Mount Akutan

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Mount Akutan
Aerial view of Akutan volcano that forms the west part of Akutan Island
Highest point
Elevation4,275 ft (1,303 m) [1]
Prominence1,303 metres (4,275 ft)
Coordinates54°07′59″N 165°59′08″W / 54.13306°N 165.98556°W / 54.13306; -165.98556Coordinates: 54°07′59″N 165°59′08″W / 54.13306°N 165.98556°W / 54.13306; -165.98556[2]
Parent rangeAleutian Range
Topo mapUSGS Unimak A-6 NW[3]
Age of rockPleistocene[1]
Mountain typeStratovolcano[1]
Volcanic arc/beltAleutian Arc[1]
Last eruptionDecember 1992[1]

Mount Akutan, officially Akutan Peak, is a stratovolcano in the Aleutian Islands of Alaska. Akutan Peak, at 4,275 feet (1,303 m), is the highest point on the caldera of the Akutan stratovolcano. Akutan contains a 2 km-wide caldera formed during a major explosive eruption about 1600 years ago. Recent eruptive activity has originated from a large cinder cone on the NE part of the caldera. It has been the source of frequent explosive eruptions with occasional lava effusion that blankets the caldera floor. A lava flow in 1978 traveled through a narrow breach in the north caldera rim to within 2 km of the coast. A small lake occupies part of the caldera floor. Two volcanic centers are located on the NW flank: Lava Peak is of Pleistocene age; and, a cinder cone lower on the flank which produced a lava flow in 1852 that extended the shoreline of the island and forms Lava Point. An older, mostly buried caldera seems to have formed in Pleistocene or Holocene time, while the current caldera formed in a VEI-5 eruption c. 340 AD.[1] AVO has recorded 33 confirmed eruptions at Akutan, making it the volcano with the most eruptions in Alaska.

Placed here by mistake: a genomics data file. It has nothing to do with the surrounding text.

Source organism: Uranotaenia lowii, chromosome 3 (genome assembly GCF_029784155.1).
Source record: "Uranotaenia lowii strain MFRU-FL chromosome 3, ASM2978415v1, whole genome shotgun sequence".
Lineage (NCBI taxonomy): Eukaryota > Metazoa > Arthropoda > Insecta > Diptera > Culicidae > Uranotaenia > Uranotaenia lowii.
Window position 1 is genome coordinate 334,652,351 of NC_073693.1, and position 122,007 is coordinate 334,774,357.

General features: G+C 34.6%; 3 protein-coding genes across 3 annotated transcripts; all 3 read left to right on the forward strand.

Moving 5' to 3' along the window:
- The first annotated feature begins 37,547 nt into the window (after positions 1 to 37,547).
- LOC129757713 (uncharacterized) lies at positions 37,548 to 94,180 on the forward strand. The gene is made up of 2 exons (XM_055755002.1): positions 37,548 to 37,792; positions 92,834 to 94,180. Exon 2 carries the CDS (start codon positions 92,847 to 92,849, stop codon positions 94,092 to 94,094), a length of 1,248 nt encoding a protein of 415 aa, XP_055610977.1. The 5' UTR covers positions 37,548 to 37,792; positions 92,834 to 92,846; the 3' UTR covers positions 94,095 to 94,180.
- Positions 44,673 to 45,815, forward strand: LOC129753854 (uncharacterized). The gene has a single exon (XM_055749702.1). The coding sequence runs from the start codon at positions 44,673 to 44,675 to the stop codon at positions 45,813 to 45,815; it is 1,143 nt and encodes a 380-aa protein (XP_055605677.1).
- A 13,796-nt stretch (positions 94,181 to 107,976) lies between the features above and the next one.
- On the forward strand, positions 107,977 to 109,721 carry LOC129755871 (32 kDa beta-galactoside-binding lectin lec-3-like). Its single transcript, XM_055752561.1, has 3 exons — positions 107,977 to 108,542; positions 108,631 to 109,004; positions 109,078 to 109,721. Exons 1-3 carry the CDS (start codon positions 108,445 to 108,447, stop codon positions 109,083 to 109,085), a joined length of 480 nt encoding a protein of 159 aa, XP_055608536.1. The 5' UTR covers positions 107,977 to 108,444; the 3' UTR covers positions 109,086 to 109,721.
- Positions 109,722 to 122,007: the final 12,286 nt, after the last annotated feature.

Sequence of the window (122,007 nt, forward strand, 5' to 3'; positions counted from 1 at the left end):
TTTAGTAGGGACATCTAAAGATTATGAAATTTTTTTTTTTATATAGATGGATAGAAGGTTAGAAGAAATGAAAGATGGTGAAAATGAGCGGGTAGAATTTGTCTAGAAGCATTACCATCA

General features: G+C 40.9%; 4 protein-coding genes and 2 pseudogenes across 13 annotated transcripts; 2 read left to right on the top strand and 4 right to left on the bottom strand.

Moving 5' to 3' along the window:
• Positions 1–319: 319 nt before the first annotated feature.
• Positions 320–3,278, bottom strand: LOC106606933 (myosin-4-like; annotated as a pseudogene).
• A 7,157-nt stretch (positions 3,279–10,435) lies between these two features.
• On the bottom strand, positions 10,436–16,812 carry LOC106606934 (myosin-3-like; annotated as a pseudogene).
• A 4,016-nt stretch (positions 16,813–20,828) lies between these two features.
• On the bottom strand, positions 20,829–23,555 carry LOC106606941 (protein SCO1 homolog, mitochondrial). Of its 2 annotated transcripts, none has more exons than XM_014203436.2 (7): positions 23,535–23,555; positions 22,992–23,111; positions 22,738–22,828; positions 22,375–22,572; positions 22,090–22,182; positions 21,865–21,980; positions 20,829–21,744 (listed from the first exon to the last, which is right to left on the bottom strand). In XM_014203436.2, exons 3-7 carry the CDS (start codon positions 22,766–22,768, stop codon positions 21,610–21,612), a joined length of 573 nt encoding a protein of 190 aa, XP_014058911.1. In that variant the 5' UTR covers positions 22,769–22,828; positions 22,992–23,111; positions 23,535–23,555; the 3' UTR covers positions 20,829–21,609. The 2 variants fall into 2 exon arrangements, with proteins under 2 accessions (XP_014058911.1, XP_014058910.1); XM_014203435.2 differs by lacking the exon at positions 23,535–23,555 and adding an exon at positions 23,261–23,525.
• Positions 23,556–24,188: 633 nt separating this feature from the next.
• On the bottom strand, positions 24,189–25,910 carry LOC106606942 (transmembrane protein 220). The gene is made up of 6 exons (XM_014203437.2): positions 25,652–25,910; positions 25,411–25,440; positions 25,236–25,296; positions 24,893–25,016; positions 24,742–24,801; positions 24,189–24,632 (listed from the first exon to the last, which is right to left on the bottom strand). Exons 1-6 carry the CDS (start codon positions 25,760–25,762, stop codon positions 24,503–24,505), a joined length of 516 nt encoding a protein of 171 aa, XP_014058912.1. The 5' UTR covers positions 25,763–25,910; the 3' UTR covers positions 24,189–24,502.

The volcano erupted most recently in 1992, but there is still fumarolic activity at the base of Lava Point and there are hot springs North-East of the caldera.[1] In March 1996, an earthquake swarm was followed by deformation of the volcanic edifice, including a lowering of the eastern side and a rise of the western side of the volcano.[4]

Map showing volcanoes of Alaska. The mark is set at the location of Mount Akutan.


  1. ^ a b c d e f g "Akutan". Global Volcanism Program. Smithsonian Institution. Retrieved 2009-01-16.
  2. ^ "Akutan description and statistics". Alaska Volcano Observatory. Retrieved 2008-05-17.
  3. ^ "Akutan Peak". Geographic Names Information System. United States Geological Survey. Retrieved 2008-05-17.
  4. ^ "Ground deformation associated with the March 1996 earthquake swarm at Akutan volcano, Alaska, revealed by satellite radar interferometry" (PDF). Journal of Geophysical Research. 105: 21483. Bibcode:2000JGR...10521483L. doi:10.1029/2000jb900200. Retrieved 2015-07-21.

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